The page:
My glowlight tetras rarely eat or move and haven't done so since I got them. they tend to stay together underneath the filter in the back corner. My rummynose tetras are more active but as of three days ago a couple have began to float vertically with their noses pointed down and tails up, and seem to have trouble righting themselves. One of the rummynose tetras has had no red colouration on it's head for the past week. I fed them some crushed, deshelled and defrosted peas about 10 minutes before writing this as recommended online but I'm unsure as to whether this is swim bladder disease or some other issue. Today one of my smaller catfish also chased some of my tetras around briefly and appeared to be trying to nip at their fins which I've been told is stressful for all fish involved.

Are my fish just heavily stressed, or is this all caused by prolonged nitrite exposure? I tried as much as I could to lower the levels as fast as possible and I am honestly very surprised that I didn't lose any fish during this time. I'm struggling to find information online to process all of this and I thought I would make an account on some forums with people that know what they're doing and see if I could get any insight into what could potentially be happening. I tested my water with the API test strips right before writing this so the parameters are up to date. I apologise for the amount of rookie mistakes I've made so far, this is my first tank, any help with trying to fix this is greatly appreciated!


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Sounds like you have started off much better than many of us did :)
A couple of things come to mind-- if your cories are spawning, they are in good shape! The tetras would all like some more plants-- if you can see all the fish at once, there aren't enough. That will help them feel safe so they can show their colours and come out more. Right now they are trying to blend into the background. As for the rummies acting sick...they are not an easy fish. Maybe someone can help save yours. IME sometimes they just die for no apparent reason. I wonder if they have trouble with processed food in their tiny guts. Who knows?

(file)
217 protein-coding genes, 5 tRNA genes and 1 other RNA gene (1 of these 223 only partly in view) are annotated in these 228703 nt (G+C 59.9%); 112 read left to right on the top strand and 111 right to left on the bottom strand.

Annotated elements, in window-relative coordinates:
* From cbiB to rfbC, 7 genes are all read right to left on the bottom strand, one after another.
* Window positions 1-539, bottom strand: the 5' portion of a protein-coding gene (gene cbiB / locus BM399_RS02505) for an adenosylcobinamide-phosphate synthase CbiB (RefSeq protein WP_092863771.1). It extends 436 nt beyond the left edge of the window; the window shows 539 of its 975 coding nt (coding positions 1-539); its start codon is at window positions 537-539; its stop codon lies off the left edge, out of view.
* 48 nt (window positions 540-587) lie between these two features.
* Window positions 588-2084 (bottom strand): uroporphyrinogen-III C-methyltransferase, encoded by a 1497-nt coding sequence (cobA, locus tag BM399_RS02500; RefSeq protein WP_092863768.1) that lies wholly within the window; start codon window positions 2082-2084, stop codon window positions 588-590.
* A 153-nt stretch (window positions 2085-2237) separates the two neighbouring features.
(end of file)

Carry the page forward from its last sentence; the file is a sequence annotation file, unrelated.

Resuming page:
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Hi thank you so much for your response!!! Ill definitely add some more plants and deco, I struggle immensely with numbers so i keep buying things far too small. I wanted to wait until my nitrites came back down before meddling with the scenery but I'll look into getting more in there asap :) I've definitely been very surprised by how well the fish are coping, during the worst of the nitrite spike almost every rummynose was a beautiful deep red colour with green head markings and im starting to think that my water test strips are wildly inacurate because of this. Ive been told that they only get that vibrant in amazing conditions which definitely didnt match up with my water parameters at the time. I'll keep monitoring the cory cats and hope that the rummynoses are just having some swim bladder problems that I can hopefully get fixed soon, glad to know this isnt immediately concerning for them all!!
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I recommend you getting an API master test kit and testing the ammonia. If you nitrites were high then you ammonia probably was too. I use a dedicated turkey baster and pull water from above the substrate and not where the filter blows. You want to make sure they are both 0 for the health of the fish. You may want to add an air stone or sponge filter to the other side to ensure water is being circulated sufficiently to make sure ammonia/etc isn't sitting in one spot. Your filter could be pulling water from one side but not the other. I will also say the anubius should not be potted or put in the sand. It should be tied to decor. If the rhizome is covered it cannot absorb nutrients and will die. Get more plants and caves for the cory cats. They will hide for a while until fully comfortable.